In 1986, I interviewed my grandfather, James Vernon Cravens (Jack Cravens), regarding his Army service during World War II from 1941 - 1944. "Papaw" served in the Aleutian Islands (Alaska). I recorded our interview on audio, and transcribed this interview years later, then researched the places and people he talked about, adding lots of historical notes and maps into the transcription, to further explain the things he talked about.
The resulting 32-page document is, if I do say so myself, a fascinating, very personal account of a small-town Kentucky boy serving in a horrific location in WWII. The account is not sugar-coated -- my grandfather talks about people and actions, including his own, in ways that I sometimes found very uncomfortable. His account strips away much of the romance that has been added to the stories of those who served during WWII, the so-called "Greatest Generation" -- not everything they did was heroic, nor something to be proud of, during World War II. He also throws in an urban legend that I didn't have the heart, nor the guts, to tell him wasn't true (I was 20 at the time of this interview).
Among the many things mentioned in this transcript:
Among the stories told by my grandfather in this interview:
My document includes online and print resources that proved most helpful in putting together the historical and cultural side notes of my document.
Only after his death did I view the pictures he took at the time, and discovered that his platoon was integrated (at least 1/3 of the other soldiers in the group pictures are black). He never mentioned this in the interview. I wish he had, because I certainly would have asked him about this -- how he felt about it, how others felt about it, if it changed his views about race, etc.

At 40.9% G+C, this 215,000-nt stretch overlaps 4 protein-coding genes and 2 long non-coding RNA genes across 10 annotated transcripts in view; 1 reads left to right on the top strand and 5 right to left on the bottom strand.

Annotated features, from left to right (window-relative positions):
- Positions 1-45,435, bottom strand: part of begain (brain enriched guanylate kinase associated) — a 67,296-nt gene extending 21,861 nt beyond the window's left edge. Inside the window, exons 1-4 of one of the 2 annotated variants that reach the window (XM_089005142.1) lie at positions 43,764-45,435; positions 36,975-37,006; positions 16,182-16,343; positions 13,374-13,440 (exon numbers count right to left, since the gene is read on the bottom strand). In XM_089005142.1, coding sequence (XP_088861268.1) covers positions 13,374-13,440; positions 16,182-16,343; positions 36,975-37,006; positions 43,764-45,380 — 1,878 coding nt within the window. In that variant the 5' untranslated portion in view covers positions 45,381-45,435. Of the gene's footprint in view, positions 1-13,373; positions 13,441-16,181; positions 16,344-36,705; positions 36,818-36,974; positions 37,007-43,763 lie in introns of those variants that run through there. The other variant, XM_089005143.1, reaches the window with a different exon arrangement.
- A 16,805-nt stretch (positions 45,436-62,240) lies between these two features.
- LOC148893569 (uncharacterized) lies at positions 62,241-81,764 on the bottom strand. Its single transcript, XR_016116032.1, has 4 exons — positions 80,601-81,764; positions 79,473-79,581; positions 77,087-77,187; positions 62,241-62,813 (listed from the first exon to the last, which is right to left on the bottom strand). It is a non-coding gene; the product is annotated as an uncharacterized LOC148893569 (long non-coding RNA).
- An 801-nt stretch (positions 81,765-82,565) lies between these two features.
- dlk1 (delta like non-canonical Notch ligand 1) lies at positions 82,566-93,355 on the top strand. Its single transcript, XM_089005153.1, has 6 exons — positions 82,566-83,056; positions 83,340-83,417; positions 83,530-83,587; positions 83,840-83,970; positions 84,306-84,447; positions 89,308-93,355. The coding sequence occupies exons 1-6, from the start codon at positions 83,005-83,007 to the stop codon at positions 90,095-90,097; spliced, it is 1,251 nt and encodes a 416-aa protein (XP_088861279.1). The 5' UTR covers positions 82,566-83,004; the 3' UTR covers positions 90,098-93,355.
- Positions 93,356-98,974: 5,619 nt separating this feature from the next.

Those who served with Jack Cravens, my grandfather, include:
Special thanks to Grant Ichikawa and other members of the Japanese American Veterans Association (JAVA) of Washington, D.C., for their help with this document. I wrote JAVA to try to find out the name of a Japanese American "captain" that my grandfather said went on reconnaissance missions for the US Army in the Aleutian islands. My grandfather said: "He was a 30 year old, 'bout 30, 'tween 25 and 30 year old, full fledged Japanese colonel. And he saved us a lot of problems... he was educated in California... he saved thousands of lives. And helped us take them islands." Mr. Ichikawa pointed out that the highest rank a Japanese American could reach in the US Army at that time was 2nd Lieutenant, and another member, Harry Akune, provided a list of men who were stationed in the Aleutians during WWII. I've included all of this information in my document; however, as my grandfather died in 1991, it is impossible for me to check with him to see if any of the names provided by Mr. Ichikawa were who he was talking about.
I have this transcription, completed in 2002, in PDF format, and am willing to consider sending it to anyone who provides me with the following info:
contact me for more information.
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The personal opinions expressed on this page are solely those of Ms. Cravens, unless otherwise noted.